Horrors at the Music Box

Chicagoland horror fans have two new flicks coming to the Music Box Theatre in February, ones that have been making quite a rumble in the horror world!

The first one is The Autopsy of Jane Doe, which I seen on a lot of Best of 2016 lists. Directed by André Øvredal (Troll Hunter) and stars Brian Cox, Emile Hirsch, and Ophelia Lovibond. The story is about a small town in Virginia where the local sheriff comes across a terrifying murder scene, with multiple bodies. During the search of the residence, they discover another body in the basement, which is an unidentified female corpse, which is named Jane Doe. Once the body gets to the family-owned morgue, things start to get even more weirder. The more the coroner and his son dig deeper into Jane Doe, unnatural forces take hold of the place. This film opens this Friday at the Music Box.


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Mystery Photo 1-30

As expected, the flood of correct answers that we’ve been getting in the last couple of weeks did not continue. In fact, we only received one correct answer, which was from Hoby Abernathy, who knew that it was from the 1988 film Vampire in Venice, starring the one and only Klaus Kinki. Well done, Mr. Abernathy!

So this week’s photo might be a little easier, depending on well you can recognize someone’s eyes. Maybe if you gaze into them long enough, the answer will come to you. Maybe. Either way…good luck.

Please remember not to post your answers here, but send them in an email to us at jon@kitleyskrypt.com.


John Hurt – Rest in Peace

john-hurt-ripThe world lost a true talent yesterday with the passing of actor John Hurt, who passed away at the age of 77 after a battle with cancer. While most horror fans know him for his role in Ridley Scott’s Alien (1979), where he literally gave birth to a new breed of monsters, he did appear in quite a few other horror films, such as the incredible chilling 10 Rillington Place (1971), The Ghoul (1974), Roger Corman’s Frankenstein Unbound (1990), and Guillermo del Toro’s Hellboy (2004). Not to mention the countless other roles that he appeared in, even playing Doctor Who in a special episode, and doing it quite well.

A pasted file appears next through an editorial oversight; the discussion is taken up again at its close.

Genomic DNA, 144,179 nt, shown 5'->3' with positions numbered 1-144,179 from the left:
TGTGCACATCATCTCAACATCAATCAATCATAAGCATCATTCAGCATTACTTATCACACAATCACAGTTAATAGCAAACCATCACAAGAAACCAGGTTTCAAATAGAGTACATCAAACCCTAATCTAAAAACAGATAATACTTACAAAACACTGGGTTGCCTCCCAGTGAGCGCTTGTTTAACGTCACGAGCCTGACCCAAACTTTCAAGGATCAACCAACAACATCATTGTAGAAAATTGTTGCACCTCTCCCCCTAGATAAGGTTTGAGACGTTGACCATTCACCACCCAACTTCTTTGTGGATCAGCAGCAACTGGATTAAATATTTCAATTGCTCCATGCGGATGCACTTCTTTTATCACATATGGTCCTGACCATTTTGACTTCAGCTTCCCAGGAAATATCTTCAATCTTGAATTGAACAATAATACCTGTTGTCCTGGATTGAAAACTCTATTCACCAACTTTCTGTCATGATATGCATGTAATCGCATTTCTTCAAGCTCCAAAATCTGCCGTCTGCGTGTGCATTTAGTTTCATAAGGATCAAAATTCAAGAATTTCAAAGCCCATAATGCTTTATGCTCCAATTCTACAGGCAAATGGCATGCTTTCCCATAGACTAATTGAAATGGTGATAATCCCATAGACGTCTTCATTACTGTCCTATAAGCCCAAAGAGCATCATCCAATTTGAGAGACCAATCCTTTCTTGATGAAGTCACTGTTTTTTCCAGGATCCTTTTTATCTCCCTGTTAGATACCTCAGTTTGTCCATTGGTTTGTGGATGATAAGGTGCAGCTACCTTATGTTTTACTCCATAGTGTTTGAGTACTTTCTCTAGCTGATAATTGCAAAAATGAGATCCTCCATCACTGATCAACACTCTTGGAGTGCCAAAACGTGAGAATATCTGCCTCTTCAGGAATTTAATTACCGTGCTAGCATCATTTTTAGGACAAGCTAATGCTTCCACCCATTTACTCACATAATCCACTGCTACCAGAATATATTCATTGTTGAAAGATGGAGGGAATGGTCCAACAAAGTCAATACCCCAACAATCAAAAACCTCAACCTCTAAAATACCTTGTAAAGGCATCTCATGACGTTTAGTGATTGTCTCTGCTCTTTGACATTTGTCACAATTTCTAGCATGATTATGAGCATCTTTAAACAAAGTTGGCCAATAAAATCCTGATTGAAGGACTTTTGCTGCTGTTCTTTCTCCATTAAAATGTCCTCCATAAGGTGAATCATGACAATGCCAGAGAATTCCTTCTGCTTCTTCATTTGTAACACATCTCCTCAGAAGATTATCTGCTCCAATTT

Hurt was an actor that when he appeared on the screen, he got your attention. With his unique voice, it could sooth your thoughts as well as send chills up your spine. Such a talented craftsman. He will be missed, but always remembered for his stellar performances, and definitely never forgotten. Our thoughts go out to his friends and family.

Rue Morgue’s Phantasm Companion

phantasm-bowen-bookWe all know that most horror fans just love some flying drilling spheres, right? And even though we have the incredible book Phantasm Exhumed by Dustin McNeill, there’s never too many books on the movies we love, especially when their written by scholars like McNeill and Rue Morgue’s John Bowen.

Continuing their publications of books on a variety of subjects, such as the their 200 Alternative Horror Films You Need to See or Horror Movie Heroes, each packed full of useful information for those who wish to learn more about this great genre. They are now tackling the one and only Phantasm, Don Coscarelli’s 1979  classic film of a young boy coming of age and battling terrors from beyond.

With participation of Coscarelli, as well as exclusive interviews with the usual Phan-favorites Angus Scrimm, Reggie Bannister, Michael Baldwin, Bill Thornbury, and many more, Mr. Bowen will take us on a journey through this strange world of the Tall Man and his minions, covering the whole series. It will also feature Roger Avary on his Phantasm epic that he wrote but was never able to get made. I’ve heard many of stories about this and can’t wait to hear more from the man who wrote it.

So if you are a Phan, then you damn well you’re going to be picking up a copy. So why wait and just pre-order it now, which you can do by clicking HERE. I know I’ll be adding it to our library, so why don’t you?

Mystery Photo 1-23

Happy Monday Folks! And such a glorious day, isn’t it? Yeah…okay…I’ll cut the crap. At least I hope it is a good day. In light of recent events, let us take a second to step away from reality and put your brain somewhere else…just for a few seconds…and see if you can’t identify our latest photo. But first, let’s back up a little and go over last week’s photo. It was from Eugenio Marin’s 1972 epic Horror Express, starring a wide array of stars such as Telly Savalas, Alberto de Mendoza, Victor Israel, Silvia Tortosa, and Helga Liné. Oh yeah and two British actors, Peter Cushing and Christopher Lee. Heard of them?

Kudos to the following people for sending in the correct answer: Hoby Abernathy, Bill Harrison, Troy Howarth, Doug Lamoreux, Leon Marcelo, Michael Shields, David H. Smith, Jon Towlson, and Mike Tutino. Nice job, people!

Okay…it seems that I’ve been giving you pics that are a little easy. But not this week. This one is going to be tough. But I think some of you are up for the challenge, right? Then good luck to you….you’ll need it.